Prolixin 5mg twice daily for Schizoaffective Disorder
Lamictal 150mg daily for mood stabilization
Cogentin 2mg at bedtime for prevention of extra-pyramidal symptoms
Oxcarbazepine 600mg in the morning and 600 mg at bedtime for mood stabilization
Gabapetin 600mg three times daily for mood stabilization
Geodon 160mg daily for mood disorder
Trazodone 100mg at bedtime for insomnia
10. [Stoddard] is currently stable and compliant with medication, attends various groups and is active in discussing and preparing for his discharge. [Stoddard] has not been a behavioral problem and has not exhibited any assaultive behavior since being adjudicated NCR.

         Based on the evidence[23] and the testimony[24] presented at the hearing, ALJ Wallace concluded that the evidence was "persuasive that [Stoddard] would not be a danger to himself or others if released subject to the proposed conditions" and recommended that Stoddard be conditionally released for five years. Citing CP § 3-116(d), the Release Report noted that "[w]ithin ten (10) days after receipt of this report, the committed person or his attorney, the State's Attorney, or [DHMH] may file written exceptions to the determination made herein."[25] No exceptions to the report were filed. The Release Report and copies of the exhibits ALJ Wallace admitted into evidence were forwarded to Judge Wallace.

         On April 4, 2014, Judge Wallace held a hearing on Stoddard's conditional release. As in Merchant's case, DHMH filed a "Motion to Hold a Hearing on the Record Made Before the Office of Administrative Hearings." Judge Wallace denied the motion, explaining that he finds the statute to be unconstitutional for violating the separation of powers doctrine "for the reasons that I've stated previously in writing in State versus Merchant." Counsel for DHMH and Stoddard objected to the admission of any testimony at the hearing, which Judge Wallace overruled, stating, "I'm going to allow [Stoddard] to present evidence that he thinks might justify my authorizing such a release." He further stated that "I'm not going to consider the administrative law judge's thing [Release Report], but there is a copy of it in the file for the record." He then proceeded to hear testimony from Dr. Okusami, Stoddard's treating psychiatrist, a social worker who has worked with Stoddard during his time at Finan, and Stoddard himself. At the conclusion of the hearing, Judge Wallace declared that "it certainly seems [Stoddard has] made progress, but I'm not persuaded at this time -- and I'm going to deny the request for conditional release."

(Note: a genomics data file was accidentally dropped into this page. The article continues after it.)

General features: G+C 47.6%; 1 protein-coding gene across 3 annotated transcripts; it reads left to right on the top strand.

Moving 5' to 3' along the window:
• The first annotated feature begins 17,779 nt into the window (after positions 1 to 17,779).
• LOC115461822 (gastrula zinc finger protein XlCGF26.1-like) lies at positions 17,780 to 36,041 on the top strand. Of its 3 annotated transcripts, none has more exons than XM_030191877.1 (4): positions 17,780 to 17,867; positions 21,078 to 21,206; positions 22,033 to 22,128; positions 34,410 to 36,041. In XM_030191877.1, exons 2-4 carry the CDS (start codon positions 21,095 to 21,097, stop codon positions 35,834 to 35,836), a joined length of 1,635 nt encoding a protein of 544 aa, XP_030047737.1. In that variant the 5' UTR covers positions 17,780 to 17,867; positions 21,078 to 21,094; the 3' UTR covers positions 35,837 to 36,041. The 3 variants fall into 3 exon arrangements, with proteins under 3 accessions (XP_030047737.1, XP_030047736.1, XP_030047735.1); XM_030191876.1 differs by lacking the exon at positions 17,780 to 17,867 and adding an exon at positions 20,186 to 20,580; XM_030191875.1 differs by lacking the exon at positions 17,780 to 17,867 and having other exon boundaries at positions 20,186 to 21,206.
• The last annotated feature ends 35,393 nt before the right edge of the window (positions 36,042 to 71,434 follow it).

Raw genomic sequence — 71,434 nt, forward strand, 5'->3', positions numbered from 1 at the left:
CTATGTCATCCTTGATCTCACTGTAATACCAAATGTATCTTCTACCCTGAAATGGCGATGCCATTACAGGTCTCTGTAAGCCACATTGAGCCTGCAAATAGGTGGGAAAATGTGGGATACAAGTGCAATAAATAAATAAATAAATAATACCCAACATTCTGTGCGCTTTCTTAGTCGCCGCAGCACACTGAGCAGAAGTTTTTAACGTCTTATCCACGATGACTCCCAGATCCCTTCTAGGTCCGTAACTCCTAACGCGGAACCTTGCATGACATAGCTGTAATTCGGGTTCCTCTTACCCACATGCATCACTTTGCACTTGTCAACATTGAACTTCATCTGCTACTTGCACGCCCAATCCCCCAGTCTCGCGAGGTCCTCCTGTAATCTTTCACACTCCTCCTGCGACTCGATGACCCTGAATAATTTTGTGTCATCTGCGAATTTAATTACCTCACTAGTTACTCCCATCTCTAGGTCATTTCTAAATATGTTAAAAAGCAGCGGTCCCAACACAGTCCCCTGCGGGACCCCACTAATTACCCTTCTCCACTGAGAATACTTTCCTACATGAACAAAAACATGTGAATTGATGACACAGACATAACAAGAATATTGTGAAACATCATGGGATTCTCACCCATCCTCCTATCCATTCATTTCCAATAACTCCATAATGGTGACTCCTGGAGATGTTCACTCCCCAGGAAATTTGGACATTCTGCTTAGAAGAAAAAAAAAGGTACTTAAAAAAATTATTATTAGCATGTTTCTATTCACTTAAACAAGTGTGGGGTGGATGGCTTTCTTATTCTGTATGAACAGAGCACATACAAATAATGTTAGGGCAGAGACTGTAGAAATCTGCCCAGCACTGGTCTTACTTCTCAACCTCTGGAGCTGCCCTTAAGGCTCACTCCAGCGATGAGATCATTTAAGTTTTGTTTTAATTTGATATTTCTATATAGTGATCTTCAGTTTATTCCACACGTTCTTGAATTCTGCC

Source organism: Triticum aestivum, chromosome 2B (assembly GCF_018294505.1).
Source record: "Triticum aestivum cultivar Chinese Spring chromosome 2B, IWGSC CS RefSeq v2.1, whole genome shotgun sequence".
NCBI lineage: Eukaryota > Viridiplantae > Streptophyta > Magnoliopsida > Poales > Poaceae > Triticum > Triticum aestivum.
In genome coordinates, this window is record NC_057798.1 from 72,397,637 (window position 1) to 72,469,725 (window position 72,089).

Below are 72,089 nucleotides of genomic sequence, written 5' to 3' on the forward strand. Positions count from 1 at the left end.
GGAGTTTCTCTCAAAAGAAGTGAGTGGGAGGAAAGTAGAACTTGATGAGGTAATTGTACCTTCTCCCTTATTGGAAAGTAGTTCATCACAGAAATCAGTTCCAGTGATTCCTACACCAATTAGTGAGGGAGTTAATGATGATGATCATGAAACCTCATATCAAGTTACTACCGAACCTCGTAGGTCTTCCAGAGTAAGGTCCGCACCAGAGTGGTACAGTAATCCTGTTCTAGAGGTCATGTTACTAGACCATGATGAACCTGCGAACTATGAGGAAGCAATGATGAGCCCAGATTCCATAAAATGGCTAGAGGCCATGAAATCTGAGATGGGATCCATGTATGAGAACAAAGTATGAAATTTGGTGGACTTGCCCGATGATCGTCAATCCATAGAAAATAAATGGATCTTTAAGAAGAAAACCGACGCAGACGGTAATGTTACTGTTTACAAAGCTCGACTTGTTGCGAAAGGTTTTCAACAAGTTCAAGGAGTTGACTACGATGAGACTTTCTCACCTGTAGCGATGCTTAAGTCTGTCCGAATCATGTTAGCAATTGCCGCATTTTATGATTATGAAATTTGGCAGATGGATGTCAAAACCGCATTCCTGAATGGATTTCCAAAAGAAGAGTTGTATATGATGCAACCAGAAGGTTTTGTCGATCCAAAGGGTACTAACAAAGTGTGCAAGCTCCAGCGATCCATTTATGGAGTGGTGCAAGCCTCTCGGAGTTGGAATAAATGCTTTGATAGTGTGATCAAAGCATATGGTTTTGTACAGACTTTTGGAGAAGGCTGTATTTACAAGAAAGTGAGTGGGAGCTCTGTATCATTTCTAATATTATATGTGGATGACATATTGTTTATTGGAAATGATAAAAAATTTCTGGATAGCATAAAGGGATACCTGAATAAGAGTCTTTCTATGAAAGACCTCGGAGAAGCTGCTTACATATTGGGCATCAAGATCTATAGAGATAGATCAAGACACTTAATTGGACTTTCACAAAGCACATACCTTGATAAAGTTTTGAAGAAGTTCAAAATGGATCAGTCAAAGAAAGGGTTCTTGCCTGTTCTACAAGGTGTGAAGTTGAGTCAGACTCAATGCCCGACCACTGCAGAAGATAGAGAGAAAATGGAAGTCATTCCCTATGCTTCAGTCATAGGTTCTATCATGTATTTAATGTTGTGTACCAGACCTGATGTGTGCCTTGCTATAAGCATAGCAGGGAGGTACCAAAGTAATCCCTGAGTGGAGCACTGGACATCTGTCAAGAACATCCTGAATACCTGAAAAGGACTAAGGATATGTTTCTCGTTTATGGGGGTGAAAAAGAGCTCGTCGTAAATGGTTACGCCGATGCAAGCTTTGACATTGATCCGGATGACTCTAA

The Court of Special Appeals granted Stoddard's application for leave to appeal on June 29, 2015. Prior to any proceedings in the Court of Special Appeals, Stoddard filed a petition for writ of certiorari in this Court, which we granted.[26] Stoddard v. Dept. of Health and Mental Hygiene, 445 Md. 487, 128 A.3d 51 (2015).


         "The interpretation of a statute is a question of law, which we consider de novo." Harrison-Solomon v. State, 442 Md. 254, 265, 112 A.3d 408, 415 (2015). To determine the General Assembly's intent under the statutory scheme of CP, Title 3, we apply the rules of statutory construction, which this Court has summarized in numerous cases:

The cardinal rule of statutory interpretation is to ascertain and effectuate the real and actual intent of the Legislature. A court's primary goal in interpreting statutory language is to discern the legislative purpose, the ends to be accomplished, or the evils to be remedied by the statutory provision under scrutiny.
To ascertain the intent of the General Assembly, we begin with the normal, plain meaning of the statute. If the language of the statute is unambiguous and clearly consistent with the statute's apparent purpose, our inquiry as to the legislative intent ends ordinarily and we apply the statute as written without resort to other rules of construction. We neither add nor delete language so as to reflect an intent not evidenced in the plain and unambiguous language of the statute, and we do not construe a statute with forced or subtle interpretations that limit or extend its application.